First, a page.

Great. Now, I always like to chat a little bit about trends, and I know we spoke about this a little bit earlier, about things that people started doing during covid and what industry experts are seeing. Can you share some of the trends that you've seen that are either related to or not related to covid when it comes to leasing up a property, and any trends you feel are going to stick around for the foreseeable future? I know virtual tours, I feel like this conversation is happening constantly that now that we've implemented those, they're just gonna... They're gonna remain and if not, improve, so maybe we can talk a little bit about those trends and where you're seeing the trajectory of those trends.
Allie Langohr [0:20:32.]:
Yeah, so when we first talk about this, we kind of talked about moving because of whether it's immigration or you're moving to a different province, and kind of that purposeful moving reason. But I think another interesting thing that has come out of covid is people are working from home and they have the ability to work from home, so people who may have moved before covid into major cities are now able to potentially move out of them. Like we're seeing people who are kind of going home to be closer to their families, like the cities that they grew up in, they're moving to more rural areas because they'd like to spend time outdoors and they don't need to commute into the city or be there in an office environment, they're looking for a one bedroom plus den or a two bedroom where they can set up a nice office and then leave their home and go and not be in the downtown cores that we saw people migrate to previously. So I think that that's going to be a very interesting thing, kind of post-covid where we're still seeing people who are going to go through the leasing process virtually and still see a lot of movement, not necessarily toward cities, but more so out of cities because of that new ability and the trend that's been set where working from home is, it works. You also brought up virtual tours, again, which I think that's not going to go away, it might not be a necessity, it might not be a situation where somebody is moving to somewhere where they can't easily go and see the property itself, but people have been so innovative and have engrained that virtual touring experience into the leasing process so much, that I see it just remaining and being a bonus to the process rather than a necessity or workaround, it'll kinda be like a cool part of the experience when you're trying to encourage a prospect to seriously consider your building over competitors.
Nicolina Savelli [0:22:27.5]:
Right, perfect. Well, I've reached the end of my personal tough questions, and I'm going to move into a listener question that we've received, which is touching on a lot of things that we've already spoken to, but I think that... This is probably something that a lot of people struggle with, and that's optimizing for splash pages. So the question is, we recently launched a splash page for a lease-up, but traffic to the website is slow and our conversion rate is low, what do you recommend to help us boost incoming traffic and website conversions? So I think there's two sides to that question, but how to help boost incoming traffic would be where we start.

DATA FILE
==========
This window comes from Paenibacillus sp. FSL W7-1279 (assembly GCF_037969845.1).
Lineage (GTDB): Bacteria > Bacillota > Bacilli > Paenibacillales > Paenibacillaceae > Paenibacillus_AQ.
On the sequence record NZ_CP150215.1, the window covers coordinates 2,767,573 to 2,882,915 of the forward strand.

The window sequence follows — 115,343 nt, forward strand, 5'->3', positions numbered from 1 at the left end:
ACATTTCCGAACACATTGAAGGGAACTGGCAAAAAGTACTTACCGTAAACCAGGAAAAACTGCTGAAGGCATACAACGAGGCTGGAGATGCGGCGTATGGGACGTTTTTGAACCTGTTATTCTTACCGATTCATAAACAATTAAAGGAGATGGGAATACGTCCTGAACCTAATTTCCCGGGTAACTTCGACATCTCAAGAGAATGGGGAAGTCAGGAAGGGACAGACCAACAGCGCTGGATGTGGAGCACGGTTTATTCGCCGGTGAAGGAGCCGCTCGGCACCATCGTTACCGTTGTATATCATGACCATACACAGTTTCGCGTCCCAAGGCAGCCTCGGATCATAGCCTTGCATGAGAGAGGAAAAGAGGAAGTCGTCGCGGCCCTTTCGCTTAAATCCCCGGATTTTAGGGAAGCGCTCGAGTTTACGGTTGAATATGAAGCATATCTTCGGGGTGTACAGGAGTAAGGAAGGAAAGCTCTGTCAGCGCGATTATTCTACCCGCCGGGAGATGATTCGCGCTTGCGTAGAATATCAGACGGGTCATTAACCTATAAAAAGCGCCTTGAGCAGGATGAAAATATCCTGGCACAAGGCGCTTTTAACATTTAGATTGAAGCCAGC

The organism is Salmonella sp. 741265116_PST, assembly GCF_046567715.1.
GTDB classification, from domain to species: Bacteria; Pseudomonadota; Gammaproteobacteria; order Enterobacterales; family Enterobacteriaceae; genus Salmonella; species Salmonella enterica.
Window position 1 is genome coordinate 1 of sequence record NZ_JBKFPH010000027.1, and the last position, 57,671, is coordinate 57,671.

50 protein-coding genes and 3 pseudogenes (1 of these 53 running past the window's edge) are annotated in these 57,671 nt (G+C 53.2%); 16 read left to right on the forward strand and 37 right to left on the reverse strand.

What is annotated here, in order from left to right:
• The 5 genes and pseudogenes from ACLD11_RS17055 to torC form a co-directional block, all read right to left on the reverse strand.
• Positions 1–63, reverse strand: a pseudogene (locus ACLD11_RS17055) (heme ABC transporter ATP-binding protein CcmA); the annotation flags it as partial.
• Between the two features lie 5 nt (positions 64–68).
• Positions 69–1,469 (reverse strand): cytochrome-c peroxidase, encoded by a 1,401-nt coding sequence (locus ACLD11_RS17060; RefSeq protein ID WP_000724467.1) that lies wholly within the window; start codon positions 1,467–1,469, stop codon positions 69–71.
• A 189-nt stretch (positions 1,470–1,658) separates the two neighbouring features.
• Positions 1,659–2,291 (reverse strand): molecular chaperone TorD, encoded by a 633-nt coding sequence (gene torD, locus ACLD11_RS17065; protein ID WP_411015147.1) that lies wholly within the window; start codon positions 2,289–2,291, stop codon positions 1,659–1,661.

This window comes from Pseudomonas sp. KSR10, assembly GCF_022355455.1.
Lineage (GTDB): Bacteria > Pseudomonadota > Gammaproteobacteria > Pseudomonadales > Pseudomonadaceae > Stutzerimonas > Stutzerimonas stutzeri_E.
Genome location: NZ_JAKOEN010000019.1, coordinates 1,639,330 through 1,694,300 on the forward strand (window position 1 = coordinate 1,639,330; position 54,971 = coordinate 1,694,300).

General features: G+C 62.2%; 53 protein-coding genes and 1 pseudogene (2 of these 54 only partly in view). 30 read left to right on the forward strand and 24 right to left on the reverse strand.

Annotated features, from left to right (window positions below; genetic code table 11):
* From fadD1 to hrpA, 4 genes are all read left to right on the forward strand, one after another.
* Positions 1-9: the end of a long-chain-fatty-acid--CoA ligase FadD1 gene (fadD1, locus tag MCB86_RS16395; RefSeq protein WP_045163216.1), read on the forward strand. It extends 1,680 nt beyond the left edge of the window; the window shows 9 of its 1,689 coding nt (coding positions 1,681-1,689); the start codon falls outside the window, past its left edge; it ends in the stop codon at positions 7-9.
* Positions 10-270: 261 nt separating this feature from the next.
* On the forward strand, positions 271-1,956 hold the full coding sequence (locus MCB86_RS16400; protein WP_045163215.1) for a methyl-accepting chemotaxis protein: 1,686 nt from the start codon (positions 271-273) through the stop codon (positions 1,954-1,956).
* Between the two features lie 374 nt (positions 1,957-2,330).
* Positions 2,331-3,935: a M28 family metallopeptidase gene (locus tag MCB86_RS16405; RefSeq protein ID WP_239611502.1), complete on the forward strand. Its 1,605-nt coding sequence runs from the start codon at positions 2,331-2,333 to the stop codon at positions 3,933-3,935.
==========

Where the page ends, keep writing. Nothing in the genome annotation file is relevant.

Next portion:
Allie Langohr [0:23:09.2]:
Yeah, the good news is if you could boost your traffic in a strategic way, you're going to solve the problem of getting more conversions to, so the first step is with splash pages, they're usually a brand new domain, if it's a lease-up, there's probably some decent competition and there's often the expectation that you know if you Google the address or the neighborhood or the city name plus apartments, that you're going to be on that first page, well you're not, you're dealing with years of people building up that domain authority working on their SEO to make it to that first page for all of those keywords that are going to matter most to you, and it's just not something that you should reasonably expect to achieve when you first launch a new website, so the most effective thing that you can do is use paid traffic to bring people to the website, to improve your visitor count, focus on your SEO, but don't rely entirely on SEO to bring you to the point that you want to be... You're going to need to use some kind of paid advertising like Google ads or Facebook ads to get traffic to your website, and then the key with those, again, once you've kind of built up that traffic, you're comfortable with the amount of traffic you've seen. You've really gotten the brand name out there, then as I said, it's kind of a matter of saying, Okay, you know, we spoke to a lot of people, here's what we learned, we can combine that with the research that we did before we launch the project. Now we know that we only need to talk to this group of people to get those qualified leads and to sign those leases, so there's a lot of learning that goes into chasing traffic and trying to build up your traffic, but the important thing is that you use that to later narrow down your audience and really just start speaking to key people at key points in the lease-up to bring in those conversions.
Nicolina Savelli [0:25:00.9]:
Great. Perfect. Well, Allie, that's the end of my questions. It's been a pleasure chatting with you today. I know that I've learned a lot during this conversation, and I'm sure many multifamily marketers and leasing agents have as well, but before you go, can you please let listeners know where they can connect with you.
Allie Langohr [0:25:19.8]:
Of course, you can find me on LinkedIn or you can reach me directly at firstname.lastname@example.org.
Nicolina Savelli [0:25:27.0]:
Awesome, well, thanks for joining me today and taking time out of your extremely busy client services schedule.
Allie Langohr [0:25:34.7]:
No problem, thank you so much for having me.
Nicolina Savelli [0:25:37.9]:
And until next time, keep swimming.